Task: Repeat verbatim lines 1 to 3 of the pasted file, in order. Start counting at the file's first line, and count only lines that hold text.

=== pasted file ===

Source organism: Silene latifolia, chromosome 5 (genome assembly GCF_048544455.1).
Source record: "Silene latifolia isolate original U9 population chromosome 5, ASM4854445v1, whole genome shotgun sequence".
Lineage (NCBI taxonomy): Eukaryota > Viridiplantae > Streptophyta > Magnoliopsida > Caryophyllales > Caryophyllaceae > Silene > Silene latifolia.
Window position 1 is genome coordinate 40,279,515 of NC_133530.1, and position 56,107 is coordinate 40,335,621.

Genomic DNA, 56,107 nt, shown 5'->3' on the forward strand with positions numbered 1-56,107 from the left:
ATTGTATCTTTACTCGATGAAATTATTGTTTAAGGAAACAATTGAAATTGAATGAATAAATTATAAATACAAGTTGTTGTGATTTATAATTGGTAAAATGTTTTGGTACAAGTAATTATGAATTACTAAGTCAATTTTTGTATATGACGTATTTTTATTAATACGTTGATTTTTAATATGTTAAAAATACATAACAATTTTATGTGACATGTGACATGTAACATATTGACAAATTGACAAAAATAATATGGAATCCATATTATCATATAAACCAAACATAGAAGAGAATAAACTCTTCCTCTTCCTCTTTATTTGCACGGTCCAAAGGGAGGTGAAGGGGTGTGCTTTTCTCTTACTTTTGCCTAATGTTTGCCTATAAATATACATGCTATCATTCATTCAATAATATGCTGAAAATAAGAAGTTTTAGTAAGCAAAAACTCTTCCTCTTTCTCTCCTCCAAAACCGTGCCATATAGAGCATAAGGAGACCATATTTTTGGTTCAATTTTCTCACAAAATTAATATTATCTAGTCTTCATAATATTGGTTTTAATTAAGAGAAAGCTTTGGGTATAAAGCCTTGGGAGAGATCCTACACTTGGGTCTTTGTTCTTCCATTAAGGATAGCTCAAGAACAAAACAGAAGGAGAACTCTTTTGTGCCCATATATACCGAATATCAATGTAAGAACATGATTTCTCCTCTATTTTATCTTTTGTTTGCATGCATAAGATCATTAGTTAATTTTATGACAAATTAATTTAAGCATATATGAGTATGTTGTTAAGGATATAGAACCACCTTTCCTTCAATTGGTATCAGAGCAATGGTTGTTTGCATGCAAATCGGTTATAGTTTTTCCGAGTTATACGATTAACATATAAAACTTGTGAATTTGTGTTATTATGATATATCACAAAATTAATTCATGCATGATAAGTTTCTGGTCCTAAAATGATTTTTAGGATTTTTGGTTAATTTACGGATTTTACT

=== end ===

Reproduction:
Source organism: Silene latifolia, chromosome 5 (genome assembly GCF_048544455.1).
Source record: "Silene latifolia isolate original U9 population chromosome 5, ASM4854445v1, whole genome shotgun sequence".
Lineage (NCBI taxonomy): Eukaryota > Viridiplantae > Streptophyta > Magnoliopsida > Caryophyllales > Caryophyllaceae > Silene > Silene latifolia.